A year ago, aged 29, I was diagnosed with hypothalamic amenorrhea.

Hypothalamic amenorrhea basically means your brain stops communicating to your lady garden. Female hormone production slows and menstruation ceases. My period stopped two years ago. Some of you may be thinking this sounds Read more

How to Heal Autoimmune Disease: 6 clever tricks from Mickey at

Posted on May 7th, 2014

For three years now I’ve been running this occasional series of posts geared at making anyone with autoimmune disease feel less like a freak. It’s been extraordinary…I’d say more than half of all readers here came to this blog for the AI information. Even more extraordinarily, a huge chunk of the rest of you have later developed an AI or found out a loved one had. Add to this, so many of the like-minded bloggers who I’ve got to know around the world have AI’s. I’m talking Cannelle Vanille, Glutenfreegirl, Gabby Bernstein, Clare Bowditch, DeliciouslyElla, Louniverse and many more.

As I say often, we’re a “type”. We’re earnest, ambitious, solo operators and with a drive to communicate and help. It should come as no surprise to us that our thyroids, the site of communication, presents us with challenges!

A hike and hashi chat with Mickey Trescott in Seattle

A hike and hashi chat with Mickey in Seattle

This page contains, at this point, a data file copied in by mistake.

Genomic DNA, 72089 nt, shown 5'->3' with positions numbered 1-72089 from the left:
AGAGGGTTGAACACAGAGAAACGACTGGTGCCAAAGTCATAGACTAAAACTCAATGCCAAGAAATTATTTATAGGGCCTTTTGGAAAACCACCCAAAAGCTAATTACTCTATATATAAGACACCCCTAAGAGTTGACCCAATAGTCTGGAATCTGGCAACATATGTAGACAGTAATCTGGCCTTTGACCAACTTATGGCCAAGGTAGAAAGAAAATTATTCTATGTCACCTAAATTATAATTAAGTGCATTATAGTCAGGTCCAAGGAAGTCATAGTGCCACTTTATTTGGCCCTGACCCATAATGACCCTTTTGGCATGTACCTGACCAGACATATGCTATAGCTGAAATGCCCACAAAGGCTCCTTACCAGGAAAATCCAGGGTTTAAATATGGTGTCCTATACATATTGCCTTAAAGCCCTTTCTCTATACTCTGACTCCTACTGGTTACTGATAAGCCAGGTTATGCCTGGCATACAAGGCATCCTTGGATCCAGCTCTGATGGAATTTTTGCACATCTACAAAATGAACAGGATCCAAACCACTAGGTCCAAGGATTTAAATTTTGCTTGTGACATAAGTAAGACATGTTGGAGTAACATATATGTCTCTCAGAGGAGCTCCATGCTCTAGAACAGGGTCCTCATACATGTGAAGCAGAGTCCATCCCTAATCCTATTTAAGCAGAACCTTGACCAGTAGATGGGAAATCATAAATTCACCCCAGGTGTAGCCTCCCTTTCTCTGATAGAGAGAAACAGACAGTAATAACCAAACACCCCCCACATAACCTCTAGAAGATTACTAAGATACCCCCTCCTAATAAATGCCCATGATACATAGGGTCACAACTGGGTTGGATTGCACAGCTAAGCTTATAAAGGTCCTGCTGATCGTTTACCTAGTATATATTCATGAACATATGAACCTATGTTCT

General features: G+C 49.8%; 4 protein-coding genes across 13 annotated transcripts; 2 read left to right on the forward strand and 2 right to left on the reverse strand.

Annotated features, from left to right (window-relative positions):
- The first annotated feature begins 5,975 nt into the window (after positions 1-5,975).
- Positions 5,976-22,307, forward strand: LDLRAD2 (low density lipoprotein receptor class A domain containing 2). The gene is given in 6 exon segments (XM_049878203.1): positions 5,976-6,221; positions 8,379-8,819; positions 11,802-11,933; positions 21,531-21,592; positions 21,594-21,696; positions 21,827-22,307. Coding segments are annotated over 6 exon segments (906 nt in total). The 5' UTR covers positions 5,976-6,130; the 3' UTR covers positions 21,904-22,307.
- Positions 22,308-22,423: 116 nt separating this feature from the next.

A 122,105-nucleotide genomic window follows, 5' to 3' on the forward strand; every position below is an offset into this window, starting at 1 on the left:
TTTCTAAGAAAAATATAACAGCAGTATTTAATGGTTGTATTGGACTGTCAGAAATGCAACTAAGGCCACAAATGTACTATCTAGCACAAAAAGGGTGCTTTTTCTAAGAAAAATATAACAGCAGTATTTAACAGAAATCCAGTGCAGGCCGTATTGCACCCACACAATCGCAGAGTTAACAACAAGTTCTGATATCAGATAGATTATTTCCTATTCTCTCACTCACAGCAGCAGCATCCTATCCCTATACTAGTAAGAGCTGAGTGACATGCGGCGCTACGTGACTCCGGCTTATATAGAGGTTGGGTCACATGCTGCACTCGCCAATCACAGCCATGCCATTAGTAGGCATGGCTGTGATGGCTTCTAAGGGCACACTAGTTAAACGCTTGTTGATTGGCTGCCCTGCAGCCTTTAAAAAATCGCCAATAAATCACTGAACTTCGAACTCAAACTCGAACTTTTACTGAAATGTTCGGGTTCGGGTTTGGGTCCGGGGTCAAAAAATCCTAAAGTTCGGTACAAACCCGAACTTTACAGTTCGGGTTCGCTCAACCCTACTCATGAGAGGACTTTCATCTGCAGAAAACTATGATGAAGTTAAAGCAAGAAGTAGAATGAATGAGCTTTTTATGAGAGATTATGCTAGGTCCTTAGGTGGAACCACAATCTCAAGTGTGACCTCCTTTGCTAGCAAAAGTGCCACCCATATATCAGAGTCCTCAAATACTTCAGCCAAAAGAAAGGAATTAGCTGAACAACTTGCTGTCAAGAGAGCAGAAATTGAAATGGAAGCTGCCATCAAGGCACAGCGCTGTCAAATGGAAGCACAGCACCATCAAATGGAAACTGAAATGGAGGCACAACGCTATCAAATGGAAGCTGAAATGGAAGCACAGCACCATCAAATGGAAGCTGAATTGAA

Recently, Mickey Trescott came into my orbit and we hooked up for a Paleo breakfast – and an impromptu hike! – in Seattle. She began following my blog a few years back… and now has her own site where she shares incredible, dedicated information about how to heal AI. She’s also just self-published her own cookbook, The Autoimmune Paleo Cookbook.

I figure you all might find her personal story and her tricks for dealing with thyroid crappiness helpful. She knows her stuff. Over to you Mickey…

I’m Mickey Trescott and I write about nutrition and autoimmune disease. I was diagnosed with Hashimoto’s and Celiac disease when I turned 26 and have spent the last three years digging myself out of the deep, dark hole that was my epic autoimmune crash. I started my journey having been vegan for a decade, and ended up on the Paleo end of the spectrum after I figured out that grains, sugar, and a lot of other elements of my diet were doing me no good. I like to take a multifaceted approach to managing autoimmunity—one that takes into account not just diet, but stress management, movement, and living a more balanced life. Here are a few of my tricks to staying healthy and happy, despite autoimmunity!

Six ways I keep my autoimmunity at bay:

1. Mini rebounding trampoline.

Those of us with Hashimoto’s know how awful it feels to have lymphatic congestion—I get it mostly in my face and neck (which is quite unattractive!). Since the lymphatic system does not have a pump, it is dependent on the movement of our bodies for circulation. Mini rebounding trampolines are great because they vigorously circulate lymph with just tenminutes of gentle bouncing. I bought one from Rebound Air and keep it in my office for “bounce breaks”. Even on days where I am not feeling up to exercising, I can manage a little bounce to get everything moving, reducing puffiness and congestion.

2. Soil-based probiotics.

Since we now know that gut issues are at the root of autoimmune disease, I do everything I can to keep my flora balanced and happy. Our digestive tracts are home to thousands of different species of bacteria, not just the few strains found in regular probiotics these days (like lactobacillus). While I eat fermented foods and have taken traditional probiotics in Read more